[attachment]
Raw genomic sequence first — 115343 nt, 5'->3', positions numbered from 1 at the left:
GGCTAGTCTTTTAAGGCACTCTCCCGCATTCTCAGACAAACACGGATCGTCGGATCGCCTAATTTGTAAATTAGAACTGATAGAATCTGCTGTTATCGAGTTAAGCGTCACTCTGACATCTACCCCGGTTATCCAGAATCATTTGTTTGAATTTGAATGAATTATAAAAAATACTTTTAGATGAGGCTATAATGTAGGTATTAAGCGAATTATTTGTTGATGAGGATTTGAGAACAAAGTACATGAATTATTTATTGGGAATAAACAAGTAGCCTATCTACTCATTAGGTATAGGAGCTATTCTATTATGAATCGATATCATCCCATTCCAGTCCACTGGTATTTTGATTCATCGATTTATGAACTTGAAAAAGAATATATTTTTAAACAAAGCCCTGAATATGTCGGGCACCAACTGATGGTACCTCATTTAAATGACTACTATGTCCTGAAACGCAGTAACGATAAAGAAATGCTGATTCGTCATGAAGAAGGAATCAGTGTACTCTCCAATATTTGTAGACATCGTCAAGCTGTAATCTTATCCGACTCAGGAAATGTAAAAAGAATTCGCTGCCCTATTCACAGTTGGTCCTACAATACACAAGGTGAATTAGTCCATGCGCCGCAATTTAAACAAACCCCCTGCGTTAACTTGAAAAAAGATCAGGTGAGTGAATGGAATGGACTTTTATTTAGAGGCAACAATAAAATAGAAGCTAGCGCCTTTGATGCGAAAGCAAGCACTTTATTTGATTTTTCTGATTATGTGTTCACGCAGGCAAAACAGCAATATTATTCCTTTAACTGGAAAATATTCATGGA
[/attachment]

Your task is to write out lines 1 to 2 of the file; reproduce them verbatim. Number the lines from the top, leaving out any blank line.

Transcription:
Raw genomic sequence first — 115343 nt, 5'->3', positions numbered from 1 at the left:
GGCTAGTCTTTTAAGGCACTCTCCCGCATTCTCAGACAAACACGGATCGTCGGATCGCCTAATTTGTAAATTAGAACTGATAGAATCTGCTGTTATCGAGTTAAGCGTCACTCTGACATCTACCCCGGTTATCCAGAATCATTTGTTTGAATTTGAATGAATTATAAAAAATACTTTTAGATGAGGCTATAATGTAGGTATTAAGCGAATTATTTGTTGATGAGGATTTGAGAACAAAGTACATGAATTATTTATTGGGAATAAACAAGTAGCCTATCTACTCATTAGGTATAGGAGCTATTCTATTATGAATCGATATCATCCCATTCCAGTCCACTGGTATTTTGATTCATCGATTTATGAACTTGAAAAAGAATATATTTTTAAACAAAGCCCTGAATATGTCGGGCACCAACTGATGGTACCTCATTTAAATGACTACTATGTCCTGAAACGCAGTAACGATAAAGAAATGCTGATTCGTCATGAAGAAGGAATCAGTGTACTCTCCAATATTTGTAGACATCGTCAAGCTGTAATCTTATCCGACTCAGGAAATGTAAAAAGAATTCGCTGCCCTATTCACAGTTGGTCCTACAATACACAAGGTGAATTAGTCCATGCGCCGCAATTTAAACAAACCCCCTGCGTTAACTTGAAAAAAGATCAGGTGAGTGAATGGAATGGACTTTTATTTAGAGGCAACAATAAAATAGAAGCTAGCGCCTTTGATGCGAAAGCAAGCACTTTATTTGATTTTTCTGATTATGTGTTCACGCAGGCAAAACAGCAATATTATTCCTTTAACTGGAAAATATTCATGGA